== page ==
In this group are neuropathies which are as a result of toxic substances like Arsenic, Lead, mercury, thallium and Triorthocresyl phosphate (‘IOCP) etc.

Arsenic neuropathy

It may be acute when a very heavy dose of arsenic has been ingested either accidentally or for medicinal purposes. In the acute phase patient gets nausea, vomiting, diarrhea and severe abdominal pain.


Symptoms pertaining to nervous system include headache, drowsiness and convulsions. Signs of peripheral neuropathy appear 1-4 weeks after acute intoxication. Skin becomes dry, scaly and occasionally hyper pigmented.

Arsenic or Arsenite is contained in insecticides, pesticides and certain rat poisons as well as weed killers. Earlier on Arsenic compounds were used for medicinal purposes, Accidental poisoning occurs when a person comes in contact with these substances.

Chronic arsenic poisoning is generally as a result of its slow administration mainly for intent to kill some body slowly.

Symptoms besides chronic ill health, include a form of mixed sensory motor neuropathy where sensory symptoms predominate. Patient complains of tingling, buming, lancinating pains in limbs, cramps in calf muscles and hyperalgesia.

Glove and stocking type of anesthesia is present with impairment of all type of sensory modalities. Muscular weakness is usually more prominent. Bilateral foot and wrist drops may be seen. Tendon reflexes are diminished or absent.

Cranial nerves are not affected though autonomic disturbances may be seen in the form of flushing and sweating. Skin changes such as pigmentation and exfoliation are present. Hyperkeratosis of skin of palms and soles is often found. Transverse lines may appear over the nails.

Diagnosis of arsenical poisoning is made by estimation of levels of arsenic in hair and nails. Arsenic levels of more than 0.1 mg per 100 rhg of hair and in the urine excretion of more than 0.1 mg per liter of urine are highly suggestive of arsenic poisoning.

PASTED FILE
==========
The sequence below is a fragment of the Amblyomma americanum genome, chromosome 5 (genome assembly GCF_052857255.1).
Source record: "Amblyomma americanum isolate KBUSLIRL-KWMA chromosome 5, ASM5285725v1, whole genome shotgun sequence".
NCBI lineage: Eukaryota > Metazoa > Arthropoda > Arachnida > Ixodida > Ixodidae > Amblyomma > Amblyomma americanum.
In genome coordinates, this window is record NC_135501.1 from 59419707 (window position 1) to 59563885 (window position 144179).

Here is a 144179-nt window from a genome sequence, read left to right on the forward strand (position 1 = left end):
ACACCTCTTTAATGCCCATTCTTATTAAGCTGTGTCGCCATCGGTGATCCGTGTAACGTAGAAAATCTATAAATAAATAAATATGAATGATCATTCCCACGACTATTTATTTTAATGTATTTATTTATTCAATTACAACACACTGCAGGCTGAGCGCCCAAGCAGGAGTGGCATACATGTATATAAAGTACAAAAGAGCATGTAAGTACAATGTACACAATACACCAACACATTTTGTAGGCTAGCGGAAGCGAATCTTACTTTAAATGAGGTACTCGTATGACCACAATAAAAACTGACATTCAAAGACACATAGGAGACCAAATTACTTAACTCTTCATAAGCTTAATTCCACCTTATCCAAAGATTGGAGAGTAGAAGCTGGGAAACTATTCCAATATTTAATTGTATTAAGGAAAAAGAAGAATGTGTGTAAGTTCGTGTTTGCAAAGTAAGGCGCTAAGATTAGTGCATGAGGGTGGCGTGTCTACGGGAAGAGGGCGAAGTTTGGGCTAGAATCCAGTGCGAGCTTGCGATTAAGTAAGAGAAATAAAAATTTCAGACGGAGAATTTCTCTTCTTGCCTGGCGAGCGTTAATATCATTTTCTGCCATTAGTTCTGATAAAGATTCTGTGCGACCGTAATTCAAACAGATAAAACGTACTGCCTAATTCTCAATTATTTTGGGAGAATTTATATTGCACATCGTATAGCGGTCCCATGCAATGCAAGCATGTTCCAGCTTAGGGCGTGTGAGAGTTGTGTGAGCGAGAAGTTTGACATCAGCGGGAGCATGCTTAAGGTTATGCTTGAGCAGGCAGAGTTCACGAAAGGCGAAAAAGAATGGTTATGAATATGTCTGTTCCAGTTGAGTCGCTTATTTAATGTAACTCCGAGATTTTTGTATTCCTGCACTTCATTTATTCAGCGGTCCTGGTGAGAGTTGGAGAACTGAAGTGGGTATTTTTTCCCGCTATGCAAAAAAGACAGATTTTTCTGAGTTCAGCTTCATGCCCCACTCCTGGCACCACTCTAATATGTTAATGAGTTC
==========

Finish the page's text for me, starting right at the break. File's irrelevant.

Prognosis in cases of arsenical neuropathy is good provided, it is recognized early.


It is by dimercaprol which is given in a dose of 2-3 mg/ kg body weight intramuscularly every 6 hourly for 24 hours and then 12 to 24 hourly for 10 days. Dimercaprol chelates arsenic by producing an insoluble complex which is excreted by the kidneys.

Penicillamine administered orally in a dose of 100 mg/kg body weight per day in four divided doses for 5 days is another mode of treatment in both acute and chronic arsenic poisoning. Side effects of penicillamine include rash, thrombocytopenia leucopenia and nephrotoxicity.

Besides these two drugs, neuropathy be managed symptomatically.


TOCP is a constituent of aviation oils, or fluids used to keep the machine guns cools. But ill effects of this are produced when rape seed oil is adulterated with TOCP by unscrupulous people. Very often epidemics of this toxicity occur.

Being colorless, odorless, soluble in organic solvents and vegetable oils, makes it an ideal substance for adulteration. After ingestion, immediate symptoms are gastrointestinal disturbances with pain, cramps, nausea, vomiting and diarrhea. After a period of 10- 15 days following gastrointestinal symptoms, patient complains of cramps in calf muscles, parasthesiae in the distal part of limbs and feeling of heaviness.